With Drake-Chenault having been sold in 1986, it was the ABC Rock Radio Network which followed up with what it called "The Official History of Rock & Roll." Hosted by a team of disc jockeys including Tony Pigg, Meg Griffin, Jimmy Fink and Mike Harrison, it bore little resemblance to the Drake-Chenault versions.

The name

Despite the program's popularity, the name "History of Rock & Roll" was never trademarked. As a result, there are various items on the market that bear this name that had no connection to the radio program. These included various oldies compilations (such as a set of LP albums from Pickwick Records), books (such as a History of Rock and Roll college textbook, written by Tom Larson) and videos and DVDs (like a Time Life History of Rock and Roll DVD set). In addition, Rolling Stone magazine not only released a book with this phrase (The Rolling Stone Illustrated History of Rock & Roll), but also had an early-1980s weekly radio series along the same scope as the special (Rolling Stone's Continuous History of Rock & Roll).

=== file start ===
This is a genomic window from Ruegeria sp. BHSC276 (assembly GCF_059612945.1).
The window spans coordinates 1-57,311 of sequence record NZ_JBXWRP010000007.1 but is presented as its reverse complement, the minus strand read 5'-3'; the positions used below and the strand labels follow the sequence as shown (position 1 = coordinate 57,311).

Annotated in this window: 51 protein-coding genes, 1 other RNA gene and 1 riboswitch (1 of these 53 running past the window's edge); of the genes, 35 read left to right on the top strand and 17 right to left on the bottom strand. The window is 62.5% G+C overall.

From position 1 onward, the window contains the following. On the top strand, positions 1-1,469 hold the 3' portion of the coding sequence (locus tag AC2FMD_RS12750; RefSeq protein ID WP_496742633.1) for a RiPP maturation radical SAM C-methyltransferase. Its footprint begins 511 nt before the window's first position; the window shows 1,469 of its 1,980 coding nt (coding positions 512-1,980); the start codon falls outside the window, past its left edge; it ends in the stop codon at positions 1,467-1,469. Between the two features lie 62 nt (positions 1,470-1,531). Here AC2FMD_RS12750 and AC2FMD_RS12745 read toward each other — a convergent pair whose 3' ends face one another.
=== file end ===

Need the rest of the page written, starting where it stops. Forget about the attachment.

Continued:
The 1981 version of the show opened with a quick reverse "Time Sweep", featuring clips from selected songs from the 1980s backwards to the 1950s. It covered the 1950s, 1960s, and 1970s, and closed with a "A Top Ten of Rock & Roll" followed by the "Ending Time Sweep": The "time sweep" is a 53-minute collage of number one hits from the Rock & Roll era, through 1981's "I Love a Rainy Night" (Eddie Rabbitt). The entire broadcast closed with The Beatles' version of "Rock and Roll Music".

External links


  1. ^ December 2 2008 (2008-12-02). "Bill Drake dies at 71; 'Boss Radio' inventor spread less-talk format across country - Los Angeles Times".,0,1809751.story?page=2. Retrieved 2009-06-04.  
  2. ^ a b "93/KHJ The History of Rock & Roll". Retrieved 2009-06-04.  
  3. ^ "The Reel Top 40 Radio Repository - The History of Rock and Roll Demo". Retrieved 2009-06-04.  
  4. ^ a b Hopkins, Jerry (April 5, 1969), "'Rockumentary' Radio Milestone", Rolling Stone (30): 9  
  5. ^ Hopkins, Jerry (October 4, 1969), "'Pop Chronicles' Chronicle Pop", Rolling Stone (43): 34  
  6. ^ "Classic DJ and Radio Scrapbook: KRLA POP CHRONICLES Program, 1969 (1 of 2)". 2009-05-01. Retrieved 2009-06-04.  
  7. ^ "Collection Overview — University of North Texas Libraries". Retrieved 2009-06-04.  
  8. ^ Doug Quick. "Automated Radio Formats". Retrieved 2009-06-04.  
  9. ^ a b Lycan, Gary (2008-11-30). "Radio pioneer Bill Drake dies at 71 | drake, radio, khj, top, boss - Entertainment -".<!. Retrieved 2009-06-04.  
  10. ^ "The Curt Lundgren Collection - History of Rock and 1981 Excerpts". Reelradio. 2004-04-11. Retrieved 2009-06-04.  
  11. ^ "History of rock and roll". Retrieved 2009-06-04.